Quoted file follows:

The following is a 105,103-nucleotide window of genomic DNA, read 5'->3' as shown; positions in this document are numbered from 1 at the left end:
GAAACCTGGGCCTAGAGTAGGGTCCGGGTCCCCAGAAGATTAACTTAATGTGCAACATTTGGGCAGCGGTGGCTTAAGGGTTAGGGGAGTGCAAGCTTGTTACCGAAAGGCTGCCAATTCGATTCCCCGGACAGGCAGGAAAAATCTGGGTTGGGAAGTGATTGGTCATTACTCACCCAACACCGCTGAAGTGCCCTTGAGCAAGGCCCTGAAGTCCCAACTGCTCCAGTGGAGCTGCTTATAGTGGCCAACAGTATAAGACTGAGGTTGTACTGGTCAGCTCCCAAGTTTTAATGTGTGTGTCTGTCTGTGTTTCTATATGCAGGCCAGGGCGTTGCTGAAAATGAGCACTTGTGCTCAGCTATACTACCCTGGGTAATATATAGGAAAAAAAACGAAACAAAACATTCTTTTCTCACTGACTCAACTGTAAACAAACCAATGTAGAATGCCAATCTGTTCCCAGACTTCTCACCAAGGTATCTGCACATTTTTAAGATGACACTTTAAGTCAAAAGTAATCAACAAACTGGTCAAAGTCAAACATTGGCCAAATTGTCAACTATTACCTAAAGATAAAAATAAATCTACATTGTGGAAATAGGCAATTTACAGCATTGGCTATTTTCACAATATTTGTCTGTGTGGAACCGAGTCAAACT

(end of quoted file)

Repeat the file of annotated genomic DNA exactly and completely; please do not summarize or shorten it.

The following is a 105,103-nucleotide window of genomic DNA, read 5'->3' as shown; positions in this document are numbered from 1 at the left end:
GAAACCTGGGCCTAGAGTAGGGTCCGGGTCCCCAGAAGATTAACTTAATGTGCAACATTTGGGCAGCGGTGGCTTAAGGGTTAGGGGAGTGCAAGCTTGTTACCGAAAGGCTGCCAATTCGATTCCCCGGACAGGCAGGAAAAATCTGGGTTGGGAAGTGATTGGTCATTACTCACCCAACACCGCTGAAGTGCCCTTGAGCAAGGCCCTGAAGTCCCAACTGCTCCAGTGGAGCTGCTTATAGTGGCCAACAGTATAAGACTGAGGTTGTACTGGTCAGCTCCCAAGTTTTAATGTGTGTGTCTGTCTGTGTTTCTATATGCAGGCCAGGGCGTTGCTGAAAATGAGCACTTGTGCTCAGCTATACTACCCTGGGTAATATATAGGAAAAAAAACGAAACAAAACATTCTTTTCTCACTGACTCAACTGTAAACAAACCAATGTAGAATGCCAATCTGTTCCCAGACTTCTCACCAAGGTATCTGCACATTTTTAAGATGACACTTTAAGTCAAAAGTAATCAACAAACTGGTCAAAGTCAAACATTGGCCAAATTGTCAACTATTACCTAAAGATAAAAATAAATCTACATTGTGGAAATAGGCAATTTACAGCATTGGCTATTTTCACAATATTTGTCTGTGTGGAACCGAGTCAAACT